Restrain your anger. If you are angry to the point that you cannot control it…
Stop, do not do anything when you are very angry because you cannot think straight. Act only when you are calm and in control of your senses!Calm down and breathe deeply. Count to ten, breath and calm your nerves. Get control of yourself first before trying to talk and influence others, otherwise walk away and wait for a better time to resume the conversation in a calm manner, when you have time to listen more attentively and to find the most convincing argument to respond with.
Anger is madness as long as it lasts and the end of it is regret. Seneca said and I quote: “Anger, if not restrained, is frequently more hurtful to us than the injury that provokes it.”
As you calm down and the adrenaline starts to wear off, make sure to answer the following questions before talking or acting: Am I relaxed enough to make an informed and sound decision? Could the action that I am considering to do turn against me? Am I analyzing the facts objectively as they happened? Would what I am about to do or say really solve, alleviate, or worsen the problem? Am I considering the other person’s perspective, feelings, needs, and situation?
Focus on solutions and the future, rather than problems or the past. Blaming and pointing fingers is not only pointless, but counterproductive.If you do, then criticise the action, and not the person! (“This was not nice” versus “You are very mean”). Avoid making any judgments and destructive or personal criticisms.
On the contrary, negative criticisms lead to bad feelings, low self-esteem, heavily opinionated discussions, the build-up of anger and resentment. The problem will not be solved, but rather aggravated. Think pragmatically and objectively about the facts, propose solutions and ideas: “How could we resolve this conflict/problem?” “What can we both do to improve the situation?”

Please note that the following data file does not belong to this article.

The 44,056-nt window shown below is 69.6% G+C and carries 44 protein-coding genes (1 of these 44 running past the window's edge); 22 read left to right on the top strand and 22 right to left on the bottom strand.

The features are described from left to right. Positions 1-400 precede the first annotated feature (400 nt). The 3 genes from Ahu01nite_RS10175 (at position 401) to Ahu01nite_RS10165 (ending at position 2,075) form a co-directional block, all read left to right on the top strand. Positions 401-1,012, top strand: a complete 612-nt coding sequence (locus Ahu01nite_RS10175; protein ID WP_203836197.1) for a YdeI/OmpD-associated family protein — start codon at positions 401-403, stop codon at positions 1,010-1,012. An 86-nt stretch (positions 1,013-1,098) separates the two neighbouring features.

If you screwed things up, ask sincerely for forgiveness, learn from your mistakes, and move on. Don’t worry too much, “nobody is born wise.”
Normally, you are better off trying to resolve the problem face to face. This is not the moment to use e-mail or text messaging. However, if you have no choice, make sure to follow our second piece of advice. Even though you can write it down at any time, do not send it. Wait for the next day or another time when you are calm and thinking clearly to review, correct, and send it.
If the person is very difficult and problematic, he or she does not listen to reason, and you must face a bitter confrontation because you’ve already tried many times to resolve things reasonably and you are pretty sure that there is nothing else that you can try, what can you do?
Make sure that you can win the confrontation. The essential question that you need to ask is this: Who has got the upper hand?
If your adversary has the upper hand because he is the boss, the manager, the director, etc., do not get involved in useless and worthless discussions, avoid confrontation, let it go and move on: “Two do not fight if one does not want to.”
If you can confront that person and be honest, find the right place and time, explain the problem calmly, use the best style of communication when speaking, and propose ideas and solutions in order to move forward.
Although you may be completely right and everyone supports you, don’t kick a man when he’s down, don’t add fuel to the fire. Perhaps, if you maintain the right attitude, while still being assertive, you can get that person to rectify and change. Then, and only then, you will achieve all your goals because you will win him over.